Looking out over a crowded dining room is one way to measure success in the restaurant industry, but it may not be the most effective benchmark to gauge profits. Profitable restaurants are backed by sound accounting practices and consistent reporting.
A recent survey of independent restaurant owners asked its members a series of questions regarding the use and frequency of common accounting best practices. Best practices covered were:
- Daily recording of sales and receipts
- Detailed cost-recording of purchase invoices
- Weekly food and labor cost reporting
- Counting and computing inventory on a weekly or monthly basis
- Tracking key inventory item usage on a daily or weekly basis
- Designating key persons for accounting-oriented tasks
- Using a POS system for tracking time & attendance
From the survey, three accounting best practices stood out among profitable restaurant owners.
Maintain a monthly financial profit and loss statement.
While monthly financial statements are a good idea for any small business, it is especially important for restaurant owners to be on top of the data. According to the survey, 73% of the operators that received monthly financials reported being profitable. On the flip-side, only 49% of respondents that received just quarterly or annual statements were profitable.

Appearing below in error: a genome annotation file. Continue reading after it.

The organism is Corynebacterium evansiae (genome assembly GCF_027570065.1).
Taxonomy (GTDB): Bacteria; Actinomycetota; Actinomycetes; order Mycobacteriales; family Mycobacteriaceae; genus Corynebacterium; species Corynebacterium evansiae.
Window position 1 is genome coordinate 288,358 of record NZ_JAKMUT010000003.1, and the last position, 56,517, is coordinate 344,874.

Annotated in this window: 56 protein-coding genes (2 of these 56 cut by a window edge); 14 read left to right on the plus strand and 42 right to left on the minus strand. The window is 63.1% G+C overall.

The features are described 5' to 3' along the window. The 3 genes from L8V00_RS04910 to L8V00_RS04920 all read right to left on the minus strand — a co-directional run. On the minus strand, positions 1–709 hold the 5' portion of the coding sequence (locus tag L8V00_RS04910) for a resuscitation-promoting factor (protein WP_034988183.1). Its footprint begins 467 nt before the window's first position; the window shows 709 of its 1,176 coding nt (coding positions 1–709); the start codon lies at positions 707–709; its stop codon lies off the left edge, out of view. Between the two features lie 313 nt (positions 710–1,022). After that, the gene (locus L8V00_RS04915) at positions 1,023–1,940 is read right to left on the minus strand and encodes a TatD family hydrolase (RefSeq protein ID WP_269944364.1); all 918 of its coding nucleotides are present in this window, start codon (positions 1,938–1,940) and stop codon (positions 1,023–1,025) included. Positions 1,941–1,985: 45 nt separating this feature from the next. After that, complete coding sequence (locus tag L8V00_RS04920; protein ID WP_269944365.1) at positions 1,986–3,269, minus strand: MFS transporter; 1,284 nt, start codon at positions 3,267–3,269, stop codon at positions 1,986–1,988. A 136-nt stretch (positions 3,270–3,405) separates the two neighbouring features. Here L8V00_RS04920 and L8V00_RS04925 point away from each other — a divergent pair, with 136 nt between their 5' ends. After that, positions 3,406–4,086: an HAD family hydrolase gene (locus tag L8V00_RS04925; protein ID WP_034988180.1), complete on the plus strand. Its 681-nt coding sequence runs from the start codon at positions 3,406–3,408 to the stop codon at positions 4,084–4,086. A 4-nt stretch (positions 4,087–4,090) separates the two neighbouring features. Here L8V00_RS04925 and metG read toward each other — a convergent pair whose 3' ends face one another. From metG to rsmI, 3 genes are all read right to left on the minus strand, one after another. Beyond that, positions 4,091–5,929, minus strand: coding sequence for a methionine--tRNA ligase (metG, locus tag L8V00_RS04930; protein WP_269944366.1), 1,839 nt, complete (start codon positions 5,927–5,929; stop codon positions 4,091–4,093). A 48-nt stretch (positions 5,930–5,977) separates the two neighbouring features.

Report food and labor costs on a weekly basis.
It’s no surprise that food and labor costs are the largest thorns in restaurant owners’ sides. Monitoring food and labor compared to sales on a weekly basis helps operators recognize any potential red flags before they become larger issues. In fact, 75% of operators that monitored weekly food and labor costs reported being profitable.
Count and compute inventory on a weekly or monthly basis.
Keeping track of inventory can be tedious at times; however, 72% of operators in the survey that do an inventory at least monthly indicated that they were profitable. Only 58% of operators that don't compute inventory values reported that they were profitable.
The most telling statistic from the survey is that only 29% of operators that didn’t do any of these restaurant accounting best practices were profitable.
Are you applying these best practices for your restaurant? If not, consider an accounting firm to get you started on the path to profitability.
To learn more about gauging your business, download our restaurant profitability checklist.